Tapping into experience is probably one of the most obvious ways to come up with new ideas to write on, or it can be used as a way to develop a slightly different point of view on a topic. Your life experience speaks volumes to a reader because you've been there and done that. What's even more is, you've likely found a way to solve a common problem experienced by others which you can shed light upon, helping someone else move towards solutions. Many writers of self-help topics have developed entire careers around a major trial they've overcome in their lives, which typically makes them credible experts. If given a choice, people would rather obtain the advice of someone who has gone through what they have themselves experienced.

Lots of writers get their ideas from newspapers, both old and new.
Lots of writers get their ideas from newspapers, both old and new. | Source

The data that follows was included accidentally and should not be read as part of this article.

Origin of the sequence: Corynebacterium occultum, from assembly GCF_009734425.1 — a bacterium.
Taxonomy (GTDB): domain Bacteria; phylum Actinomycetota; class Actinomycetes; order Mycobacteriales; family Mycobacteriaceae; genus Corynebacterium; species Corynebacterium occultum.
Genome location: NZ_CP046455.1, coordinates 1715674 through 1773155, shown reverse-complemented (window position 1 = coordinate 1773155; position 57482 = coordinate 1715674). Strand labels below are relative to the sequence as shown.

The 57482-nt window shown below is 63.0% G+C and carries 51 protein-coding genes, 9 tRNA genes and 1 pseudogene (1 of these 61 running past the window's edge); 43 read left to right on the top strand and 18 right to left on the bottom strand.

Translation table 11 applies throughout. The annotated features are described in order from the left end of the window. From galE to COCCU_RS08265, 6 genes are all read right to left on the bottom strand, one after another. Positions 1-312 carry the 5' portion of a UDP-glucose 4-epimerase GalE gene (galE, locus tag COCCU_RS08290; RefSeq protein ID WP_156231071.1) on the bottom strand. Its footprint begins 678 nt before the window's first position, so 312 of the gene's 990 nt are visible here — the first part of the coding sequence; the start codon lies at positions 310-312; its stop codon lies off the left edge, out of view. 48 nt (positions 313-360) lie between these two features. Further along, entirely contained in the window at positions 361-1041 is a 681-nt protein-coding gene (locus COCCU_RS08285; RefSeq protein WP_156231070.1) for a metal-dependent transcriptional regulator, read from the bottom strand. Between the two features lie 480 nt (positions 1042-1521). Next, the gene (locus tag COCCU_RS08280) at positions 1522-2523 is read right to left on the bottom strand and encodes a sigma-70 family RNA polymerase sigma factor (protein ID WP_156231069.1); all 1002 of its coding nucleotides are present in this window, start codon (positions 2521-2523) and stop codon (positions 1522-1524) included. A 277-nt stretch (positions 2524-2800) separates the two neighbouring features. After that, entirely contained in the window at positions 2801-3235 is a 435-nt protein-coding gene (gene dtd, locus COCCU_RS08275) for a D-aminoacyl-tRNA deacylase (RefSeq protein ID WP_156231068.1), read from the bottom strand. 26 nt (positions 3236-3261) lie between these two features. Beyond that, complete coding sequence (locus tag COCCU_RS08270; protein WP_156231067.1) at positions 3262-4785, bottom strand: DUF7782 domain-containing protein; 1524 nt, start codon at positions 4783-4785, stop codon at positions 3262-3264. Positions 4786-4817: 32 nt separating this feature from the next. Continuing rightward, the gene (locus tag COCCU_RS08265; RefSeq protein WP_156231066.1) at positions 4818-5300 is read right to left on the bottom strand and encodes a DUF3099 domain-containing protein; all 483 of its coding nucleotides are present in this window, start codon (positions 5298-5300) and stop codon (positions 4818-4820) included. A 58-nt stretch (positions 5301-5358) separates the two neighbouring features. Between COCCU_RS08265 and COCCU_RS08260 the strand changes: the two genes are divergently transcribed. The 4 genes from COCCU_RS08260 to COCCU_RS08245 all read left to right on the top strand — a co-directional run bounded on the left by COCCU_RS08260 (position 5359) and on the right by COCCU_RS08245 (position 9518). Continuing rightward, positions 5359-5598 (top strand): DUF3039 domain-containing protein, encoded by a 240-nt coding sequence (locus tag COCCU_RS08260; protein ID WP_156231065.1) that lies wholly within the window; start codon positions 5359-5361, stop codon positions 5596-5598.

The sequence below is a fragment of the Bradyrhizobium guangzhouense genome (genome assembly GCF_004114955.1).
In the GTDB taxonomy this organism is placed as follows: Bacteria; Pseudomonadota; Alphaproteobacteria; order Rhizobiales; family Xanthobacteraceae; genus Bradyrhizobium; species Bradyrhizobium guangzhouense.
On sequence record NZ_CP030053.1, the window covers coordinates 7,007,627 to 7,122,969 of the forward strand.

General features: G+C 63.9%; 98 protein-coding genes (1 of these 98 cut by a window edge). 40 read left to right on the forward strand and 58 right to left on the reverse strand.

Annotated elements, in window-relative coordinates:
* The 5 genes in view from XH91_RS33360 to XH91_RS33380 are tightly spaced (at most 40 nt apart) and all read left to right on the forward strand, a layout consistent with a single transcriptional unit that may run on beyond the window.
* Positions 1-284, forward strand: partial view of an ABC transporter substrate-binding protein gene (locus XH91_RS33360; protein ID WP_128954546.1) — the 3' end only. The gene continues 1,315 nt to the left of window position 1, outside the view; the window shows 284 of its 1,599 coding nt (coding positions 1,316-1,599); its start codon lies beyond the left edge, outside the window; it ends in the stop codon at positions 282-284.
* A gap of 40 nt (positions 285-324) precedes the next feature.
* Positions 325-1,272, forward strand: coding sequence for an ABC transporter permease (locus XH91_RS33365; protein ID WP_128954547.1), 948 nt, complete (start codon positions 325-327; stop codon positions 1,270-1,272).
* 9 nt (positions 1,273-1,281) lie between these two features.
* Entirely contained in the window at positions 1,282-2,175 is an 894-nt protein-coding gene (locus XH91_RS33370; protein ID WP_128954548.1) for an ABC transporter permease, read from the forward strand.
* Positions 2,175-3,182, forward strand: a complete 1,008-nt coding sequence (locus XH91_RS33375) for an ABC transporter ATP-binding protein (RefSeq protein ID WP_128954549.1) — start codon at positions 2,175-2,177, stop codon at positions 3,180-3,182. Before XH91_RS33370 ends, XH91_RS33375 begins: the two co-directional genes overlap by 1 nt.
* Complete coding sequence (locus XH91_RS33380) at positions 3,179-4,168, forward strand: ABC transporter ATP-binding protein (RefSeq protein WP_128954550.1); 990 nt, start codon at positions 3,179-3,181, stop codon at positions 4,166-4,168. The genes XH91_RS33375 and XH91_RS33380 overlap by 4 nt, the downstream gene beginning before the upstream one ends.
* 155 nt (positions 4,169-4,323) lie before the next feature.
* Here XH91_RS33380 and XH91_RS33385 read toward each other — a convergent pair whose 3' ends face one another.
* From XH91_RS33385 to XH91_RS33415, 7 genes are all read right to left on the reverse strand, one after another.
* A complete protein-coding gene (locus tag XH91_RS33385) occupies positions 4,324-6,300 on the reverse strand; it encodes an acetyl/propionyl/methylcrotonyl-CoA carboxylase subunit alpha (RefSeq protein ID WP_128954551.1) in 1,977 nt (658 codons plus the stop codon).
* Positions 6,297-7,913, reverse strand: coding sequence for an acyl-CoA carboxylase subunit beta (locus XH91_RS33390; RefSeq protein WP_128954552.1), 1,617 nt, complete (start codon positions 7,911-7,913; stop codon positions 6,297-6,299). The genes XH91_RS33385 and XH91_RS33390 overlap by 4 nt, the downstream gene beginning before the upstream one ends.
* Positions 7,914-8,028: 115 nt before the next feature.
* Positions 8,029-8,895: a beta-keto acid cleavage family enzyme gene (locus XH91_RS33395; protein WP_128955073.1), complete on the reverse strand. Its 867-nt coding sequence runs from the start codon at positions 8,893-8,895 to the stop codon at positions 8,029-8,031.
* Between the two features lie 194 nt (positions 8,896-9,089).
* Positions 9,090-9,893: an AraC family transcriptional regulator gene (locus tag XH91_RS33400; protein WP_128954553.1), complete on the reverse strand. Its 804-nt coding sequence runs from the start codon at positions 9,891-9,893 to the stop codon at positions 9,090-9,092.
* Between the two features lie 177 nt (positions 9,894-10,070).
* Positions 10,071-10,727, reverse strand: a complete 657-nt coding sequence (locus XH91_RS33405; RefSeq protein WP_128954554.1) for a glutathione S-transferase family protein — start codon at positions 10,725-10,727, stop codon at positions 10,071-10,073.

Tip #2: Use Stories Already in Print or in the News

This is how many of us get our writing ideas. You'll need to be an avid reader and listener of everything, not just online but in print, on the radio and on television. Read your local newspaper as well as those from other places around the globe; you'll likely notice significant differences in perspective and understanding, which can offered an interesting point of view. If you're in the habit of getting your news from the same ole' places each day, you'll need to cultivate a desire to explore other media outlets and formats. Old, outdated books and magazines are also useful. Now while it may appear that because a topic has already been covered by other media professionals and writers, what they did with the topic will be different than your particular approach. Here are a few questions to consider:

  • What are your feelings about the topic or event? Do you care about it? If so, why? Should others care? If so, why?
  • Who is at the center of the event or subject? How are they benefiting? How are they at a disadvantage?
  • Is this part of a trend? Has it happened previously with others? If so, to whom and when?
  • What specifically is the problem or conflict in the event or subject? Are there any solutions that could be explored? If so, what are they and how can they be obtained?